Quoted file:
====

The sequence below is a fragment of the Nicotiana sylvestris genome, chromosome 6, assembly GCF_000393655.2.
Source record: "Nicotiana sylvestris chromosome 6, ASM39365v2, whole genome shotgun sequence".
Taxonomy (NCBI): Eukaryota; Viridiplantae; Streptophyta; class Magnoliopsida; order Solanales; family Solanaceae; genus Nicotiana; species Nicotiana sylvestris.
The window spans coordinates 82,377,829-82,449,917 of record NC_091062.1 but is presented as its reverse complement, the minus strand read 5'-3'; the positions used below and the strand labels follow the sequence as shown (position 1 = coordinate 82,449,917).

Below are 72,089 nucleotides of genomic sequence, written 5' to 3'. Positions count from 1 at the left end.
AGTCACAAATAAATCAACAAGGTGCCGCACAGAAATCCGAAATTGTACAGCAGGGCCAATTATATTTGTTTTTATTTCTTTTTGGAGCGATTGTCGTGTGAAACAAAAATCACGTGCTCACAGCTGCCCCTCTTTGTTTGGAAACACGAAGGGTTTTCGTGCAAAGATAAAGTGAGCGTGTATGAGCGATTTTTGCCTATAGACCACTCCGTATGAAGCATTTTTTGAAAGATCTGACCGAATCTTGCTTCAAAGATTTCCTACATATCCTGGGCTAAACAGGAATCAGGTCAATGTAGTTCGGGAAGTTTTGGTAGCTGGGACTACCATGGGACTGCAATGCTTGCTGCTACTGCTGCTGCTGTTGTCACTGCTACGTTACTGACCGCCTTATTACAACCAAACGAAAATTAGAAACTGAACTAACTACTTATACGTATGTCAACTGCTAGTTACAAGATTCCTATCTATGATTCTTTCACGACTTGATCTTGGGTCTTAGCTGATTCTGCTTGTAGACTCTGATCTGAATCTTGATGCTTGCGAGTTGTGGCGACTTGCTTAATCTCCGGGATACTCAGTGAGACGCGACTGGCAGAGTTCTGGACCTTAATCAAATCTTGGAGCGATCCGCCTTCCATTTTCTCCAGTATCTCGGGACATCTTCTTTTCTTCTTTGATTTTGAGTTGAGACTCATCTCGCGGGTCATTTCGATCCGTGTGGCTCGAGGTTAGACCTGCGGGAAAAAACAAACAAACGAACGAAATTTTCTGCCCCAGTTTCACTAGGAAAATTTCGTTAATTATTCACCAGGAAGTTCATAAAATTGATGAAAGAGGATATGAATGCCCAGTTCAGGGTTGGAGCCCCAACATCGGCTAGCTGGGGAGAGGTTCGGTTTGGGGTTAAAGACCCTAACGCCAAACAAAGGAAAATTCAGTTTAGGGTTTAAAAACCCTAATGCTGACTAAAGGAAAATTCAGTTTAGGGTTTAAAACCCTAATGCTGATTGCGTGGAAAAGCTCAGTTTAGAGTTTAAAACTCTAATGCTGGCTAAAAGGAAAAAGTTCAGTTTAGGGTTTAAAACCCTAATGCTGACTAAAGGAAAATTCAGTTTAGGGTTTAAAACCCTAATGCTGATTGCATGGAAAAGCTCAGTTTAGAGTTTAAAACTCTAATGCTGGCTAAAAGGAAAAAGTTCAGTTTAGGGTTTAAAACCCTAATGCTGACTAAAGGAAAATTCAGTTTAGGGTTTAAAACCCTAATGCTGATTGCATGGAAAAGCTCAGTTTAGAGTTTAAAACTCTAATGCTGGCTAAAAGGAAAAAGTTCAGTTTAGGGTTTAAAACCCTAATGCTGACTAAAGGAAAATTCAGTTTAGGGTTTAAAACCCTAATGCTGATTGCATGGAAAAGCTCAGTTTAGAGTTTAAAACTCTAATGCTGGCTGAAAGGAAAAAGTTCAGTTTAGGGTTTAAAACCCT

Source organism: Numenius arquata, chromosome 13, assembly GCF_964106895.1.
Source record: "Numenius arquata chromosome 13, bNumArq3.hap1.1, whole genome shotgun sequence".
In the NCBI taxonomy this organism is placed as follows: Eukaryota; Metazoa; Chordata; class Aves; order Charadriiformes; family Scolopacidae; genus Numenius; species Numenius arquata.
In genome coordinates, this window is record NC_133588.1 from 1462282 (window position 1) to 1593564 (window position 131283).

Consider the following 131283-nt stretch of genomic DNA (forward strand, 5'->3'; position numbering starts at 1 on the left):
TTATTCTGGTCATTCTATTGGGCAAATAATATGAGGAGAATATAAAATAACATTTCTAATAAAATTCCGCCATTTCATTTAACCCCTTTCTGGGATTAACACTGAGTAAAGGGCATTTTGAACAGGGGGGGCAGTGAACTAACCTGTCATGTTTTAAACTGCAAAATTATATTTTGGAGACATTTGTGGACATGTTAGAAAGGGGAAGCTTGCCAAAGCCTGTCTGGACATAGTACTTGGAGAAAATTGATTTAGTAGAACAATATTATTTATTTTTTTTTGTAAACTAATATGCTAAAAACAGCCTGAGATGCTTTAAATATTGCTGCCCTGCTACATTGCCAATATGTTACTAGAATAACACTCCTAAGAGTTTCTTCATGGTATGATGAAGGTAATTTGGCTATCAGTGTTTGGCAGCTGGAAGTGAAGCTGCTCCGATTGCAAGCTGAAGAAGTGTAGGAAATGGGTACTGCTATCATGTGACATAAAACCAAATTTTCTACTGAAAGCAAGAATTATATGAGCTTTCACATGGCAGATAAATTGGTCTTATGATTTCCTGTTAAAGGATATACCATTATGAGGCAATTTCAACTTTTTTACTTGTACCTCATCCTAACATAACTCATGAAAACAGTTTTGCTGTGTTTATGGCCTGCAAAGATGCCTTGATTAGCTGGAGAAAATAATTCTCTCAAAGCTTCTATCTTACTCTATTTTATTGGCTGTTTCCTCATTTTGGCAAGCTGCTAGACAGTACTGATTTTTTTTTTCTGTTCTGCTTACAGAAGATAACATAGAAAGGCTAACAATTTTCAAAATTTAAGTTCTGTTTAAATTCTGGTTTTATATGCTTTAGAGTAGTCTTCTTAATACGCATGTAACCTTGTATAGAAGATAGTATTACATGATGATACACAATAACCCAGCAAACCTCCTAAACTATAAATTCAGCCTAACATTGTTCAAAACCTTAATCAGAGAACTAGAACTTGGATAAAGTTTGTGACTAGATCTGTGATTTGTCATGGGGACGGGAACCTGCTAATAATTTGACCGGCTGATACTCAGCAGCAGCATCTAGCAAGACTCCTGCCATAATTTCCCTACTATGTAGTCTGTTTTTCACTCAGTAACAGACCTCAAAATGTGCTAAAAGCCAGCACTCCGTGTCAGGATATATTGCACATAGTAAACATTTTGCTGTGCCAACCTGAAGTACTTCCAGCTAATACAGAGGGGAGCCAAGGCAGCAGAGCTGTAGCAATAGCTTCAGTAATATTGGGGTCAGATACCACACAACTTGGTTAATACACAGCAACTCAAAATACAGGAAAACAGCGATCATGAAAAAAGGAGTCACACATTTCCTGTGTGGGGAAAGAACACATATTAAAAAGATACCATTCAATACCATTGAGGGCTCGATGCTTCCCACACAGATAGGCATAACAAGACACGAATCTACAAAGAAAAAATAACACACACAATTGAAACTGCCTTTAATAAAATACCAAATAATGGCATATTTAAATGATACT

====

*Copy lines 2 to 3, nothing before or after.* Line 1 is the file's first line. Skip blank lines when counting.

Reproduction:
Source record: "Nicotiana sylvestris chromosome 6, ASM39365v2, whole genome shotgun sequence".
Taxonomy (NCBI): Eukaryota; Viridiplantae; Streptophyta; class Magnoliopsida; order Solanales; family Solanaceae; genus Nicotiana; species Nicotiana sylvestris.